Collection date: Apr 1910
William Hemmings of Abingdon morris (1849-1930): It was Mary Neal who in autumn 1909 discovered the Abingdon Morris Men. She brought the brothers William and James Hemmings up to the Esperance Club in London to teach three dances to the girls. The dances were ‘Sally Luker’, ‘A Nutting we will go’ and ‘Princess Royal’. All were published in the first Esperance Morris Book April 1910, Neal calling them ‘Berkshire’ dances because Abingdon was only made part of Oxfordshire in 1974.
The tunes were collected and arranged for piano by Mary Neal’s friend Mrs Mabel Tuke (1871-1962). Mrs Tuke was standing in as musical director following the resignation of Herbert MacIlwaine in November 1908 and the arrival of Clive Carey in the summer of 1910. She was at the same time Hon Sec of the Women’s Social and Political Union suffragette movement.
Whether in a spirit of competition or merely out of curiosity, Sharp visited William Hemmings and obtained 3 tunes on 1 April 1910 (FT2463-5). Two of the tunes were the same as Mrs Tuke collected but with slightly differing transcriptions. However instead of ‘A Nutting we will go’, Sharp collected ‘The Curly Headed Ploughboy’ (FT2463), which is still popular in folk sessions today. William Hemming was aged 60 at this time and his brother James (57) also contributed towards Sharp’s history notes, which were recorded in Folk Dance Notes vol1 p102ff at the time.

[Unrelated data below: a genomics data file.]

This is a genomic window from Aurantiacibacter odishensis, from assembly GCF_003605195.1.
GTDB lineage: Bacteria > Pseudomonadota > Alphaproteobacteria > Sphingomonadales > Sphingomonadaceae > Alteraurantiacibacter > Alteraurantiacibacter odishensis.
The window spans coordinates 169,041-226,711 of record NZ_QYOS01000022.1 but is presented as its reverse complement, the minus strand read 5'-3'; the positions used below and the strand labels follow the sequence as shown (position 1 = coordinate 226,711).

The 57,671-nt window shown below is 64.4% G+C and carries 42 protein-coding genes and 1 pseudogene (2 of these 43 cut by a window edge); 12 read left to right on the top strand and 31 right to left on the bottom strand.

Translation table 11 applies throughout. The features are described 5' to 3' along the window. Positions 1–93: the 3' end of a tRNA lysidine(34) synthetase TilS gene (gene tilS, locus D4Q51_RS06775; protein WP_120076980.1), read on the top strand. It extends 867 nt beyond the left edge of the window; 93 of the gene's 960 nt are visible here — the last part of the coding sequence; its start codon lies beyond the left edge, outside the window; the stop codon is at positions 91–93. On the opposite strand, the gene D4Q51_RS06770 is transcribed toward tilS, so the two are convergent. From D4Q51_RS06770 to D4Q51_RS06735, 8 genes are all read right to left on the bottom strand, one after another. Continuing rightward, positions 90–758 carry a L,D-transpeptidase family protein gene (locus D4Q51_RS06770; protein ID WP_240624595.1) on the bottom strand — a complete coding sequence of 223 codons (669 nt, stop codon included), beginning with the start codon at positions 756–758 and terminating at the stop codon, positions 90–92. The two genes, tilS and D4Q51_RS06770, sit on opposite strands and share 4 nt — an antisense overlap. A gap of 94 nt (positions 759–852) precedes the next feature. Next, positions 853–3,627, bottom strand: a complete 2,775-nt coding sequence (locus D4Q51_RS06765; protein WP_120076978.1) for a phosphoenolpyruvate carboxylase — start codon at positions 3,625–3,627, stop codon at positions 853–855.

Sharp revisited William Hemmings on 20/21 Sept 1922. Hemmings sang and then played melodeon for ‘Maid of the Mill’ (FT4924/4929); he also played ‘Jockey to the Fair’ and ‘Constant Billy’ plus ‘The Curly Headed Ploughboy’ (again). Sharp was able then to publish the full history of the Mayor of Ock Street and one dance ‘Princess Royal’ in Morris Book vol3 (2nd Edition 1924). This was his last publication. The story goes that in 1700 there was an ox roast in the town of Abingdon but a dispute arose as to who should have the horns of the beast. The men of Ock Street fought and won the horns, so that every year in June the horns are paraded through the town by the morris men. In fact the side won't dance at all without at least a replica of the horns on site. In addition a ‘mock mayor’ is elected and carried in procession. There have been several breaks in this tradition but it is well documented over the centuries.
For the full history of the Abingdon tradition, go to www.atmd.org.uk
William Hemmings was born July qr 1849 (Abingdon 6-128), second son of Thomas Hemmings, agricultural labourer and his wife Louisa. The family lived at Ock Street for decades. William married Eliza Stone at Sutton Courtenay on 24/12/1870. In the 1871 census at Ock Street William was listed as a railway porter, Eliza as a needlewoman. They had 4 children. William was a bricklayer for the rest of his life. His wife Eliza died in 1892 and William was remarried to Ann Badcock, a widow, in 1902. William died January qr 1930 (2c 375).